Plink, plink, plink plink, plink. The sound soothes good folks' ears even if muffled by foam plugs. It's the sound of everything we know to be good.
Plink, plink, plink, plink plink, plink. It's the sound of fun on a Sunday after church. Most of us will never compete in the Olympics, but then again plinking isn't an official sport yet. Show us a Winchester 61 or a Ruger Mk II and a good backstop and we'll go for gold until dark or the bottom of the 550-round carton of .22s shows cardboard. Nobody's keepin' score—unless you count friendly wagers on the trickiest shot—and you won't hear any sappy Bob Costas commentary save for the satisfying plink plink, plink plink of lead on aluminum can, lead on plastic and lead on whatever else needs pluggin'. "See that piece of clay pigeon way over there?" Plink. Not anymore!
Plink plink, thud thud, plink is the sound of mostly good shooting. And it's more than merely for giggles. It's fun with a purpose; it's the sound of a good hunter getting better; it's the glorious, ringing sound of success. In contrast, misses are hardly audible, forgotten the instant they thud into dirt. But they are helpful to the astute shooter for aim corrections—and for hearing more gratifying plinks!
Plink plink plink is the sound of freedom. Think the average North Korean can walk out onto his back yard or go to the local Izaak Walton League and send a hundred bullets into an old Coors can as fast as he can pull the trigger? Highly doubtful. Fact is, one reason why our soldiers routinely whip our enemies is because they grow up plinkin'.
Plink plink plink; pause; plink plink plink. Unlike the deer stand we love but occasionally becomes boring and cold, it's mostly all action out here on the sunny plinking field, where the only lulls come when resetting pummeled targets and reloading. Paper targets and a benchrest? Great for zeroing a rifle—and for sapping all the fun out of an otherwise peachy endeavor. Stand up, quit trying to be perfect and just plink. If you miss, you didn't miss by plinkin' much!
Plink plink, plink plink plink "That's how you do it, boy!" Plink plink. It's the sound of our girls and boys learning the fundamentals of shooting and the lessons necessary to become responsible adults and productive Americans. It's learning that even though it only goes plink, it can have permanent consequences.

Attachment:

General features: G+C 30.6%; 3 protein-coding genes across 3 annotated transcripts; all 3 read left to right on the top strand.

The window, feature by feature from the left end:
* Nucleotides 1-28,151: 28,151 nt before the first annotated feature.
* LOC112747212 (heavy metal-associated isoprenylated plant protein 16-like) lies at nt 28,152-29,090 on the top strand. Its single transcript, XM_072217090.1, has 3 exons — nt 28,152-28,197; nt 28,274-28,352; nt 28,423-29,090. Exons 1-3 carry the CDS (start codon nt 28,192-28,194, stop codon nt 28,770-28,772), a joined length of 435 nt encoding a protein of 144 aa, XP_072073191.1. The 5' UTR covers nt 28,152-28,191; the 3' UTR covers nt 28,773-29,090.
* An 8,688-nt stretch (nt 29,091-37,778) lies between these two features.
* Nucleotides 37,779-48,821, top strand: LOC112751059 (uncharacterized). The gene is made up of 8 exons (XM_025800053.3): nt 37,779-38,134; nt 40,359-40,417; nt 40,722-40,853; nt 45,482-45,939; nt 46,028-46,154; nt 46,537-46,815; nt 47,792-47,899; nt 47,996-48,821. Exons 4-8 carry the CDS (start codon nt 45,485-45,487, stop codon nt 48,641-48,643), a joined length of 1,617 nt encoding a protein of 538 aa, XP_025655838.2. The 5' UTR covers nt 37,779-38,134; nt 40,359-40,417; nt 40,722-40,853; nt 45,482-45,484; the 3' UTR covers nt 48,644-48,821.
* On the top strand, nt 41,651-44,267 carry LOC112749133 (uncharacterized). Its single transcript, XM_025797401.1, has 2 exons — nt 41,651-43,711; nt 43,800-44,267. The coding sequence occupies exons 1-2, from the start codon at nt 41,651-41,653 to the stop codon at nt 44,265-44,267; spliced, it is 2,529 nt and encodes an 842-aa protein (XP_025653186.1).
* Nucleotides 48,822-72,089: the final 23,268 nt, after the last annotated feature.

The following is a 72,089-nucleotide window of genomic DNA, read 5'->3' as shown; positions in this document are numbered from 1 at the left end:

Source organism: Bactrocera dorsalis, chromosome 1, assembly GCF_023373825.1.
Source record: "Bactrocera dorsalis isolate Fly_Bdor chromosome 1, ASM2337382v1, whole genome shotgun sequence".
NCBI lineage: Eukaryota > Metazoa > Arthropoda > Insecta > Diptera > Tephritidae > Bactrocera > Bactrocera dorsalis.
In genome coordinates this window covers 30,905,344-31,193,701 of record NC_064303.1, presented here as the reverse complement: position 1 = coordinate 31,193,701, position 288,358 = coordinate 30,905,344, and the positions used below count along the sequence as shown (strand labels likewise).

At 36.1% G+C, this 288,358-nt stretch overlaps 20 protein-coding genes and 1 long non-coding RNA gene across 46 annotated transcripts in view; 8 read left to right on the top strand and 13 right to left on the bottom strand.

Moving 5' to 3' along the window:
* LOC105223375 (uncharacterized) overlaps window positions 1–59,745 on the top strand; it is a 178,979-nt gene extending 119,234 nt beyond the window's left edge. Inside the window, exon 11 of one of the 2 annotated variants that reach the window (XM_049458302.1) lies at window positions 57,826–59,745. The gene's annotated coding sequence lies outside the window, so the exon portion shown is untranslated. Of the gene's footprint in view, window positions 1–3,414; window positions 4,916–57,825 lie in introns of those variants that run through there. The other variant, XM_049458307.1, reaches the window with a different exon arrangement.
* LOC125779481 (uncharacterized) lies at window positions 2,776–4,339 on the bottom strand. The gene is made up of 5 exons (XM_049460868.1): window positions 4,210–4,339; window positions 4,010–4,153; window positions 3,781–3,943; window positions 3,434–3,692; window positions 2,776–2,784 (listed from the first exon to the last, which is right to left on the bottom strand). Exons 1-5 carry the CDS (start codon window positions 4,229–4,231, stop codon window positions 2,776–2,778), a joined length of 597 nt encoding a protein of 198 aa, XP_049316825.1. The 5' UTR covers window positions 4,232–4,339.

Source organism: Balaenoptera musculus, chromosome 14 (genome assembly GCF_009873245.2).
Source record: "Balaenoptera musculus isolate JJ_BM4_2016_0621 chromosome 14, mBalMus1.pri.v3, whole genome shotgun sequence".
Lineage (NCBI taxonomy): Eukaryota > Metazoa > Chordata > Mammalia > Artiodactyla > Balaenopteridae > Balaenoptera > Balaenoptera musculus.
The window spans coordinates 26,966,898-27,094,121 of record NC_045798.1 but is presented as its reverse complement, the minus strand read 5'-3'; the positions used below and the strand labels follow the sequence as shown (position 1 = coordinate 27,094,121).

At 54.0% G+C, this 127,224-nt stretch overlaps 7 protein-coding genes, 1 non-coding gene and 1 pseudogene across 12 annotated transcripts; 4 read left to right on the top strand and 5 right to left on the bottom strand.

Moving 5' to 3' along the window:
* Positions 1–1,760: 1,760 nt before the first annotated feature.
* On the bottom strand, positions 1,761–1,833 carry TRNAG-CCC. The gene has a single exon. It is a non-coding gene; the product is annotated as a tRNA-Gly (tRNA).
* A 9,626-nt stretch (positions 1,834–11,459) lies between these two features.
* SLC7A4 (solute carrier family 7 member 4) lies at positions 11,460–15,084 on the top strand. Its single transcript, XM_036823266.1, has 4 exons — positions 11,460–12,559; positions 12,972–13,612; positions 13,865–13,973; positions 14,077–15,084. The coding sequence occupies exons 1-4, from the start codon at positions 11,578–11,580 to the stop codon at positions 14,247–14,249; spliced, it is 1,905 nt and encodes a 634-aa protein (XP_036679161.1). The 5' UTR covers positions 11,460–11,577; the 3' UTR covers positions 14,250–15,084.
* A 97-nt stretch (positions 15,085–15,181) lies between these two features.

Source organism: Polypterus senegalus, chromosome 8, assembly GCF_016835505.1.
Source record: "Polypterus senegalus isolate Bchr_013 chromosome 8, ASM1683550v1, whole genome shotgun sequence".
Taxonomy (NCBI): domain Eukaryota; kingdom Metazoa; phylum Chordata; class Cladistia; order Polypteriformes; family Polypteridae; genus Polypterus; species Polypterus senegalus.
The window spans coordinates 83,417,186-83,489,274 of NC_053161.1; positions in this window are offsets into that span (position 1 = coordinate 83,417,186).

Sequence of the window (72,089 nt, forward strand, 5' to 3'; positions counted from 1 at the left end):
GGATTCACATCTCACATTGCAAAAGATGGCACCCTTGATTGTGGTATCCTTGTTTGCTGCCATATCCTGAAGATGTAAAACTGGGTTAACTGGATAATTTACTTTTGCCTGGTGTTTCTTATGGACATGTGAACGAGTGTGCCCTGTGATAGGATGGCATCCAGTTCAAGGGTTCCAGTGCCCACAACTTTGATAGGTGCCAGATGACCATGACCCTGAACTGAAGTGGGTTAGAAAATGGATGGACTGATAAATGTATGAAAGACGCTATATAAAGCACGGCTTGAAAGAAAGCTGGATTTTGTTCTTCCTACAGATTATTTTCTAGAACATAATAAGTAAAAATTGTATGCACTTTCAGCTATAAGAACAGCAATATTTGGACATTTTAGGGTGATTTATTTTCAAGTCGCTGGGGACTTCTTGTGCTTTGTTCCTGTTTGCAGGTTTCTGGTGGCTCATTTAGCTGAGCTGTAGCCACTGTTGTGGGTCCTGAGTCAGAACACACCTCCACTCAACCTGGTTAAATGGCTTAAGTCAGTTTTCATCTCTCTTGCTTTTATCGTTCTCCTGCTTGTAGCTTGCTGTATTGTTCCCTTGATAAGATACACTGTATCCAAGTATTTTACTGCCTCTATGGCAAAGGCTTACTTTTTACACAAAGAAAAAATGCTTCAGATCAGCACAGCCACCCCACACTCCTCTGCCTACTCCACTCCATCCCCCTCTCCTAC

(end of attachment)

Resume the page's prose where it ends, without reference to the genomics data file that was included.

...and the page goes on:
Plink plink plink, click. It's the alarming sound of running out of ammo. If you don't have more, it's the sound of a gun about to be cleaned and put away until you can go plinkin' again. Remember your New Year's resolution? If it wasn't to plink more this year, it should have been, because plinking is good for your health. So plink away, NRA members, for July is prime plinkin' time, and best of all, everyday is the opener.
How to Put Down A Black Bear
Most hunters are used to aiming behind the shoulder on deer for a double-lung shot. This works on bears, too; you can aim right behind the top of the shoulder and nearly halfway up the side. Better yet, break one or both shoulders. A bullet that busts bone and bursts lungs is the best way to anchor a bear. Bullet and bone fragments should damage the lungs and maybe even the heart. If you accidentally hit high you should still sever the bear's spine.
Take this shot only on a wounded bear that needs to be anchored. Your target is the top of the tail, not below it, so nervous and skeletal systems are hit. You want to split the pelvis and take out the back legs so a finishing shot can be taken.
Try to brain a charging bear. From the front, your target is just above a line that would join the top of the eyes. If possible, wait till the head points down or at a 90-degree angle to the bullet path. Keep shooting until it is down, as an adrenaline-charged bruin can be hard to stop.
If it's facing you, aim just below the jaw to drive the bullet through the neck and chest. If it's quartering toward you, aim for the shoulder you can see and send the bullet through the chest cavity. If it's quartering away, do this in reverse by shooting up through the chest to the far shoulder.
At this year's Texas Truck Rodeo, —the Texas Auto Writers Association named Ram Trucks worthy of delivering true Lone Star State capability. We're proud to announce Ram Trucks roped in some respected awards, including the highly coveted title of Truck of Texas for the 2011 Ram 1500. No small feat in a state that's known for big things—like standards for their trucks.
2011 Ram 1500 Laramie Longhorn: Luxury Pickup Truck of Texas. Fit for the rodeo. Worthy of Rodeo Drive. Ram Laramie Longhorn was named Luxury Truck of Texas for a reason–it's loaded with only the best. Like premium leather trim, heated and ventilated front seats, ornate belt buckle seatbacks and more. With authentic southwest style and true Ram Truck capability, 2011 Ram Laramie Longhorn sets a higher standard for luxury trucks.
2011 Ram Outdoorsman: Full-Size Pickup Truck of Texas. From open range to thick backwoods, Ram Outdoorsman has the off-road capability to take you where ordinary trucks can't. Rugged, all-terrain tires, heavy-duty cooling, enhanced lighting and available RamBox storage with Mopar gun and fishing rod holsters making heading into the sticks more fun than ever.
1EPA est. 14 city/20 hwy mpg for Ram 4x2. Ram, HEMI, and RamBox are registered trademarks of Chrysler Group LLC.
We Hunt Bear by Adam Heggenstaller, Editor in Chief, Shooting Illustrated
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